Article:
What is the Payment Card Industry Data Security Standard (PCI DSS)?
The PCI DSS ensures the safe, secure transfer of credit card data. The cybersecurity standards apply to technical and operational system components included in or connected to cardholder data. The goals of the PCI requirements are to help companies:
- Build and Maintain a Secure Network.
- Protect Cardholder Data.
- Maintain a Vulnerability Management Program.
- Implement Strong Access Control Measures.
- Regularly Monitor and Test Networks.
- Maintain an Information Security Policy.
To achieve these goals, the PCI Security Standards Council set the following PCI DSS requirements:
- Install and maintain a firewall configuration to protect cardholder data.
- Do not use vendor-supplied defaults for system passwords and other security parameters.
- Protect stored cardholder data.
- Encrypt transmission of cardholder data across open, public networks.
- Use and regularly update anti-virus software or programs.
- Develop and maintain secure systems and applications.
- Restrict access to cardholder data by business need to know.
- Assign a unique ID to each person with computer access.
- Restrict physical access to cardholder data.
- Track and monitor all access to network resources and cardholder data.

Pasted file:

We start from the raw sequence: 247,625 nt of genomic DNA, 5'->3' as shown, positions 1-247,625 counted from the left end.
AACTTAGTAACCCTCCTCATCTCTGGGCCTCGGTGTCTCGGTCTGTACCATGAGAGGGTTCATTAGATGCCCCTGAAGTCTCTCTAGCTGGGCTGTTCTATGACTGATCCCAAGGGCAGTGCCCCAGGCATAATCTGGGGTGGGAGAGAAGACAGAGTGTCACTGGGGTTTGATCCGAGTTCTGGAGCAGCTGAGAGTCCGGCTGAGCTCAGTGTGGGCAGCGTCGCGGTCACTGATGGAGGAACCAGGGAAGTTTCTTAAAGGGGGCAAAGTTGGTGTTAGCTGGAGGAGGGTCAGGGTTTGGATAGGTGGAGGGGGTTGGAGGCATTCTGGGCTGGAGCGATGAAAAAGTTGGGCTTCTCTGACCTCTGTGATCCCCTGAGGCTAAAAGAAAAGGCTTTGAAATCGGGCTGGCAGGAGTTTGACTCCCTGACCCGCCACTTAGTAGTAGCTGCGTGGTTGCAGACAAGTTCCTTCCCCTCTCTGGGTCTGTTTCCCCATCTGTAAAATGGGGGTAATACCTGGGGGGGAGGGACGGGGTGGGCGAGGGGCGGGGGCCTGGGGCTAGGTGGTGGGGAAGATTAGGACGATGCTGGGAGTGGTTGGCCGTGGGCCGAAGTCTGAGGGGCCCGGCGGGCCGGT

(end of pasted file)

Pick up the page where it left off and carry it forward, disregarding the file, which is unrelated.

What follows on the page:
- Regularly test security systems and processes.
- Maintain a policy that addresses information security for all personnel.
Good to Know: An Attestation of Compliance (AoC) confirms merchants and service providers completed a PCI DSS assessment, and an RoC (Report on Compliance) includes detailed results of the assessment. An AoC is issued using the Self-Assessment Questionnaire or a Qualified Security Assessor (QSA).
The Benefits of Being PCI Compliant
The average retail data breach cost in 2021 was $3.27 million. While the industry doesn't make the top 10 for most costly data breaches, the increase from $2.01 million year-over-year is cause for concern. PCI compliance helps retailers avoid breaches and fines associated with non-compliance and lost confidence in card companies, acquiring banks and financial institutions, payment processors, and customers. PCI compliance fines aren’t published but can range from $5,000 to $100,000 monthly until an issue is resolved.